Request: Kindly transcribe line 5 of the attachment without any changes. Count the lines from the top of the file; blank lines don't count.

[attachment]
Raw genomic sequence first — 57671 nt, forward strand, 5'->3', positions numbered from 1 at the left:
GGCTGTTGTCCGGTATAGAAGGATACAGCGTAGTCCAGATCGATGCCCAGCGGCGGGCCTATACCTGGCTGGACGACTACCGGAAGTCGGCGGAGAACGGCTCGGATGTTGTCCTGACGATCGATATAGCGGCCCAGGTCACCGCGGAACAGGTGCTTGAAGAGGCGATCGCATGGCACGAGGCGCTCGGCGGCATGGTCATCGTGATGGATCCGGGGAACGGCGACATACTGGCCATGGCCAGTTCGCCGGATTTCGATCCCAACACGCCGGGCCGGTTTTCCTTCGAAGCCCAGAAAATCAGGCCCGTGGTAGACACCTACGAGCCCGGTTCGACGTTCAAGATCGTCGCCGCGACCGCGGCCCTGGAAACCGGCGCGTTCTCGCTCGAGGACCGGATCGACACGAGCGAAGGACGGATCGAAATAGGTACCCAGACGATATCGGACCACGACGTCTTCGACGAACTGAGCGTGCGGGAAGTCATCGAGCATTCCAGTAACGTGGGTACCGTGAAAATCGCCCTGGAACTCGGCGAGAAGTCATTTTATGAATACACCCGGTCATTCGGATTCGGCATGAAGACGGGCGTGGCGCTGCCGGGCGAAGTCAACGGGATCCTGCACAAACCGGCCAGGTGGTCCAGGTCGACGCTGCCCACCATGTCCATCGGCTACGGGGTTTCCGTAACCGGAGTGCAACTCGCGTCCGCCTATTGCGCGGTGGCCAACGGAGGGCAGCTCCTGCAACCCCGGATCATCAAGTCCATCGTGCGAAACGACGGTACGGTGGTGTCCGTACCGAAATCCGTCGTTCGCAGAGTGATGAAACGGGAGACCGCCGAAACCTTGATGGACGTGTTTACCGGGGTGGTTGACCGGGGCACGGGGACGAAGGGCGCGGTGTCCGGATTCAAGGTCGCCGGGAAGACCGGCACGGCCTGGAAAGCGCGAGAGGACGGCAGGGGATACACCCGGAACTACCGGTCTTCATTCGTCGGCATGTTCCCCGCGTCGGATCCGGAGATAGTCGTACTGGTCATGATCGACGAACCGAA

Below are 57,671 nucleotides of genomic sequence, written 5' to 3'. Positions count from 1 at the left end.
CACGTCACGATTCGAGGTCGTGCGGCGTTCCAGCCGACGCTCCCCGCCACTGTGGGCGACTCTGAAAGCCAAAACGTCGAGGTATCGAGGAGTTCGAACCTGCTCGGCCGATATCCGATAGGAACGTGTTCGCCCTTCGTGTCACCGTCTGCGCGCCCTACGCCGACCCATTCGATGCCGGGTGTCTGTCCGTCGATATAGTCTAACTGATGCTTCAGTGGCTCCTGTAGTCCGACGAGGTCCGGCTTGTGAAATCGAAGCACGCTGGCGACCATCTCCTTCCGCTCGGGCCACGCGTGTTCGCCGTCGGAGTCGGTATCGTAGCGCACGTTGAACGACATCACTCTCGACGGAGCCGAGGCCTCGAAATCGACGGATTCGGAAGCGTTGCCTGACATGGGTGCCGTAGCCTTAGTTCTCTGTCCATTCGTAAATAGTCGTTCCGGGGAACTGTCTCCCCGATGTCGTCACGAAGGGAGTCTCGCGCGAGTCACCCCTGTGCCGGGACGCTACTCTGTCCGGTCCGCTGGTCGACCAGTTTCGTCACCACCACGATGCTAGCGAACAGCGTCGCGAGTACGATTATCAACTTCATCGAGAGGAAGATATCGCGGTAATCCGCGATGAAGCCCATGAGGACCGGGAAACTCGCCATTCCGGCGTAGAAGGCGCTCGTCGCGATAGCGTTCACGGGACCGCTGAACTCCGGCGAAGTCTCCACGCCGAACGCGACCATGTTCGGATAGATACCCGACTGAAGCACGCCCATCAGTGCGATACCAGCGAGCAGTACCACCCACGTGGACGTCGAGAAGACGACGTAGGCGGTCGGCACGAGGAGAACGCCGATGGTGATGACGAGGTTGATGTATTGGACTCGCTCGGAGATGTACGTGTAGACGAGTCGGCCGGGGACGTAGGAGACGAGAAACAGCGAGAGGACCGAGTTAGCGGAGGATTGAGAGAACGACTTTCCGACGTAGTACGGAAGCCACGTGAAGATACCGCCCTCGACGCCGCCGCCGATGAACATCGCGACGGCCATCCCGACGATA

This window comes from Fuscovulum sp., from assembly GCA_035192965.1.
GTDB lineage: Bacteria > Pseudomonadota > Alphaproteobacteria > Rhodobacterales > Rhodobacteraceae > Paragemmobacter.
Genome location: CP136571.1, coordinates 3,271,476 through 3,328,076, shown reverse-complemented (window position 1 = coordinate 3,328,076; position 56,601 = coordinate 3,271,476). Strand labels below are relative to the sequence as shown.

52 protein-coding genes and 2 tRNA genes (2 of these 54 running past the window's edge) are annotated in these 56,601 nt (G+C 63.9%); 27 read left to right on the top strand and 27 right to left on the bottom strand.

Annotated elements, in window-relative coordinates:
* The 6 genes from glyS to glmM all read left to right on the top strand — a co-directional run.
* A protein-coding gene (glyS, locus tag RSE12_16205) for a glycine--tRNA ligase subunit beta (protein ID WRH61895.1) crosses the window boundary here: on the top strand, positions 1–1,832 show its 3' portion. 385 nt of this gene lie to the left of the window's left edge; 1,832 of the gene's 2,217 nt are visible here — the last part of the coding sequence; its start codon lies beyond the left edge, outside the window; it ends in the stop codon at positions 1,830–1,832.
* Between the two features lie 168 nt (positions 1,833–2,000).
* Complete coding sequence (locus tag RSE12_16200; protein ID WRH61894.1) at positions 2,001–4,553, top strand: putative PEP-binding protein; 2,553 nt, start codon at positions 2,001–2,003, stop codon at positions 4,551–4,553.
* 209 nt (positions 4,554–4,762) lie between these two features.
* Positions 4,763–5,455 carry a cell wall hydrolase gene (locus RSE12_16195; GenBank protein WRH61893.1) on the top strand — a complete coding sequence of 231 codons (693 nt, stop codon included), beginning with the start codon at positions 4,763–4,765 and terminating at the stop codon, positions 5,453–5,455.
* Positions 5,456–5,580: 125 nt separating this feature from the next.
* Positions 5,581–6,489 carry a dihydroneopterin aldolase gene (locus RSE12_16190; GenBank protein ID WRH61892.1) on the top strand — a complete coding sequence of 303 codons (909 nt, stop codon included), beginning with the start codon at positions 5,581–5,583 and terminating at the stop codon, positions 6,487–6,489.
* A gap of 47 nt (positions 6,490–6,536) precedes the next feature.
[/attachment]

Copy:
This window comes from Fuscovulum sp., from assembly GCA_035192965.1.